All four of those guys should appreciate the conditions, but the big worry for Opelka backers is rustiness, with the American not having played since October after a knee problem ended his 2020 campaign early.
He pulled out of Delray Beach earlier this month and his record in Australia as yet is far from impressive, so for me he’s not worth the risk right now and certainly not as short as 8-1 or so.
Lopez will be 40 later this year and hasn’t made a quarter final in Australia since 2005, but if he’s fit Anderson could well be the one to be on in this quarter of the draw.
Beset by injuries this past couple of years, Anderson said last week: “my body has been feeling as good as it has in a very long time,” so he’s one for the shortlist after reminding us what he can do towards the end of last season in Vienna.
Anderson usually needs matches to find his best form, but 28-1 (Ladbrokes) is not a bad option at all.
Melbourne 2 (Murray River Open) draw – top half
Our top seed in the Murray River Open, Stan Wawrinka, is another one I’m looking to oppose this week, with Stan having not having won a title now since 2017.
The Swiss ace’s best days look behind him now at almost 36 and he revealed recently that he had been suffering with COVID-19 around six weeks ago.
“I was positive for Covid during Christmas and it was not easy,” he said. “It was a tough one. When I came here I started to practice again but it takes time. I was a bit out of shape when I arrived but I’m happy it’s going well.”
Wawrinka’s quarter of the draw (Q1) looks tricky, with Taylor Fritz, Mikhail Kukushkin, Richard Gasquet, Marin Cilic, and Gilles Simon all capable on their best form, but none really stand out for me as outright bets.
Fritz’s record in Australia isn’t good, while the others are all getting a bit long in the tooth now and Q2 looks like it holds better possibilities.
Borna Coric, Dan Evans, Nick Kyrgios, Bernard Tomic, and Adrian Mannarino are all in this section and if you can get Unibet’s 75-1 about Mannarino that looks good value, with Evans at 33-1 also tempting, but I prefer the bottom half of the draw for some bets.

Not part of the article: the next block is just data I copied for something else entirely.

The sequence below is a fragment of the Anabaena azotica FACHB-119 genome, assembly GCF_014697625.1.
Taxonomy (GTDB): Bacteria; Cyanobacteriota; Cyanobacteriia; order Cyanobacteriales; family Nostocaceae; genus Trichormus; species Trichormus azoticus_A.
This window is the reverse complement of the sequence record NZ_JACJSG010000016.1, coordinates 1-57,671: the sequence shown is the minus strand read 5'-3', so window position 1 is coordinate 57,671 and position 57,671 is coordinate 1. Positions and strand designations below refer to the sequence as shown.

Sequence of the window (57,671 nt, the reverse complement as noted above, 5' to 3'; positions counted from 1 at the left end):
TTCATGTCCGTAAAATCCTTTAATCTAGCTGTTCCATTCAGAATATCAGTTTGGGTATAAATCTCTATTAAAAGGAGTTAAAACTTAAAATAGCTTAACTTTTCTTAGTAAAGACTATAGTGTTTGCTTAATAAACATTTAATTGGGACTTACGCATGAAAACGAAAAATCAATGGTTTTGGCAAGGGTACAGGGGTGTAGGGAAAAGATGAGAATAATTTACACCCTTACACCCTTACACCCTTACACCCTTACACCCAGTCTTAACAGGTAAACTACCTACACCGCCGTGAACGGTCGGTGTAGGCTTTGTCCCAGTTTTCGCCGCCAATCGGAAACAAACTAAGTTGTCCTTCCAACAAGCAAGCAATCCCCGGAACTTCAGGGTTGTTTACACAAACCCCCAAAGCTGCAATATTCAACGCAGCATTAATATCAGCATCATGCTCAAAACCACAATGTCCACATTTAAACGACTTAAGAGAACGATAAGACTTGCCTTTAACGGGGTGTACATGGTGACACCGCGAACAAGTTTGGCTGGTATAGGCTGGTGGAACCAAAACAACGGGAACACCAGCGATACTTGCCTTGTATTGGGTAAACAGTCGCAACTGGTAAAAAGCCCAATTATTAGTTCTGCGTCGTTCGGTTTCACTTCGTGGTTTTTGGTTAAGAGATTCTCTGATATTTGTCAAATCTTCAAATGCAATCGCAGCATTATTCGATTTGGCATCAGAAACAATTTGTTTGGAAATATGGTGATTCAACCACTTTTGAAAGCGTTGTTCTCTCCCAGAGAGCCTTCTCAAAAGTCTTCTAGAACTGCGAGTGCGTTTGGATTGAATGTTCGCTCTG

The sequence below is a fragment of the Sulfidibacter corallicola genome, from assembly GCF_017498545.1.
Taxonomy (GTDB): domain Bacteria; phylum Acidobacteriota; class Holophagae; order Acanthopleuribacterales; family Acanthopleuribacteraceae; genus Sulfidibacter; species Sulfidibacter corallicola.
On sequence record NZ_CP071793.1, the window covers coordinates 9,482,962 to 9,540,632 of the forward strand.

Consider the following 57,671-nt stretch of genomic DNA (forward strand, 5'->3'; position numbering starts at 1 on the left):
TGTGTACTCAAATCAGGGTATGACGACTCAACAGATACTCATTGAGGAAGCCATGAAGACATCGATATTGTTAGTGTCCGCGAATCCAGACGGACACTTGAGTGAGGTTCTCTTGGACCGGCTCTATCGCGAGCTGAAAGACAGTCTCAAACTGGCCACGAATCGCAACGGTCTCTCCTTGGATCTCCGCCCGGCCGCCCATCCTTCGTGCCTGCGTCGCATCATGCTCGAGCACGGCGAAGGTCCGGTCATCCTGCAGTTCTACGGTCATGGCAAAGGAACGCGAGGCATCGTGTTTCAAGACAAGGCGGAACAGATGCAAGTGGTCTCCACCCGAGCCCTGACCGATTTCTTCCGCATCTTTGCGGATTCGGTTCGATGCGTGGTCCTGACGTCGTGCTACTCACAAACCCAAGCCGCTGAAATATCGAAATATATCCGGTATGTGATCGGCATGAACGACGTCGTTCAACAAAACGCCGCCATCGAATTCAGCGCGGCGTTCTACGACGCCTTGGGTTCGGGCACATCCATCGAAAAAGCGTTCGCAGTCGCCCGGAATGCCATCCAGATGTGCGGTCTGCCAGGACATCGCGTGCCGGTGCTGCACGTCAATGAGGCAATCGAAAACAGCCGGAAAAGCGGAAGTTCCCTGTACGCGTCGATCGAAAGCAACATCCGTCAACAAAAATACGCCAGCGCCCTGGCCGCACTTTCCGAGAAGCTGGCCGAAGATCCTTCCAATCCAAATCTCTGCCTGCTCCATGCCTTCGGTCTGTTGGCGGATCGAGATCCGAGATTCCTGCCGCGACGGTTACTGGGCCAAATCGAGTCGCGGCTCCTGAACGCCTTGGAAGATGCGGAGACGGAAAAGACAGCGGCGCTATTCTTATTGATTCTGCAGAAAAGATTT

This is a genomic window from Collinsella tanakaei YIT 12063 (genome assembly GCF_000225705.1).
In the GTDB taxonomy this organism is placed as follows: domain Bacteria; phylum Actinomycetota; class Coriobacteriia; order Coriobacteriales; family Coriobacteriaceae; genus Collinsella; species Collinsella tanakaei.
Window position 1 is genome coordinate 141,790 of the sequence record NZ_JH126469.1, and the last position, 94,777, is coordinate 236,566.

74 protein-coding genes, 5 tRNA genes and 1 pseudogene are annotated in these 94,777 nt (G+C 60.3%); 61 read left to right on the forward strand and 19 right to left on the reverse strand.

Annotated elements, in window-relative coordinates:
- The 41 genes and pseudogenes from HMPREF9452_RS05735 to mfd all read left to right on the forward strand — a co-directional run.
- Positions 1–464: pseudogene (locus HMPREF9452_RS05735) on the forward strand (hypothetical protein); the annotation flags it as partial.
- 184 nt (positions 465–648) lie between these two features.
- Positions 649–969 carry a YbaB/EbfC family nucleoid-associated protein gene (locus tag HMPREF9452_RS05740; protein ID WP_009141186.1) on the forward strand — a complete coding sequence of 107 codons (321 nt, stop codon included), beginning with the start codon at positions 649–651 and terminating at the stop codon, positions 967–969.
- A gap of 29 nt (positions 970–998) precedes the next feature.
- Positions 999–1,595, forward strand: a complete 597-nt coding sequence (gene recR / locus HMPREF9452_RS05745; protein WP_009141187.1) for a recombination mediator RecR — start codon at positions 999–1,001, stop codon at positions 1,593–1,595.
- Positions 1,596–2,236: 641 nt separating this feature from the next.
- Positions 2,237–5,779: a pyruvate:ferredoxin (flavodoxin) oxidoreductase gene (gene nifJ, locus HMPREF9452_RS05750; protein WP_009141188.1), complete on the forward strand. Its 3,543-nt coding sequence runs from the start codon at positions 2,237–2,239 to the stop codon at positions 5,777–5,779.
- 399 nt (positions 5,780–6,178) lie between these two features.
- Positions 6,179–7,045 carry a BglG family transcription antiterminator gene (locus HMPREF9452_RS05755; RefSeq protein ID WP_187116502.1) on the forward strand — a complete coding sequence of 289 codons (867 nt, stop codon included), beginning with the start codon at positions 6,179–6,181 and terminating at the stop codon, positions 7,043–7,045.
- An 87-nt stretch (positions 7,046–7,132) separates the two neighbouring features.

Melbourne 2 (Murray River Open) draw – bottom half
Second-seeded Grigor Dimitrov is another one that consistently fails to deliver, with the Bulgarian without a title now since he won the Tour Finals at the end of 2017.
He’ll be 30 in three months time and it’s hard to get away from the feeling that he’s underachieved a little bit in his career and how much motivation does he have left?
He might surprise us, but I won’t be backing him this week and I prefer others in the bottom half of the draw.
High seed in Q3, Casper Ruud, has improved a bit on hard courts, but surely it’ll be too much to expect him to win in these conditions, so at a big price Jiri Vesely is interesting in this quarter.
Vesely won in fast conditions in Pune at the start of the season last year and he’s also an Auckland champion, so he’s been known to go well early on in the season in lively conditions and 200-1 (Unibet) looks big.
Another big-priced option is Lorenzo Sonego, who shocked everyone by making the Vienna final on indoor hard at a massive price at the end of 2020, while Lloyd Harris, Marton Fucsovics and Egor Gerasimov also have their chances in Q3 alongside perhaps the obvious choice, Felix Auger-Aliassime.
I wouldn’t be surprised if any of those made the final from Q3 instead of FAA or Ruud and at the prices I’ll take Vesely each-way at 200-1 (Unibet).
Q4 is Dimitrov’s quarter and might it be worth taking a punt on home hope Alexei Popyrin at a big price here?
Popyrin showed a good level in 2019, but for one reason or another wasn’t able to back that up in 2020, but he’s one of those Australian players that loves playing at home and he’s had some good results on Aussie soil.
He says he’s had: “the best pre-season I’ve had to any year;” and “I feel I’m in the best shape I’ve ever been and can really produce a higher intensity for a longer period and really feeling confident in my game.”
It’s a real long shot, but worth half a point each-way at Unibet’s 150-1.
Other options in Q4 to oppose Dimitrov with are Ugo Humbert, Tommy Paul and maybe Cam Norrie or Frances Tiafoe, but Humbert is the form pick and is a worthy choice at 20-1.
However, 100-1 (Unibet) about Tommy Paul looks too big and at that price (if you can get it) I’ll add the American to my portfolio.
With the form, fitness and current mental state of all of these players after lockdowns of various lengths a mystery I’m happy to take my chances on some big prices in Melbourne and there are plenty to choose from across the two events.
But Bublik at 25-1 and up and Sandgren at 50-1 in the Great Ocean Road Open look the two there and at the Murray River Open I’m taking some huge prices in what looks a pretty open tournament.
0.5 points win Bublik to win the Great Ocean Road Open at 25-1 (generally and 40-1 with Unibet)
0.5 points win Sandgren to win the Great Ocean Road Open at 50-1 (Bet 365)
0.5 points each-way Popyrin to win the Murray River Open at 150-1 (Unibet)
0.5 points each-way Vesely to win the Murray River Open at 200-1 (Unibet)
0.5 points each-way Paul to win the Murray River Open at 100-1 (Unibet)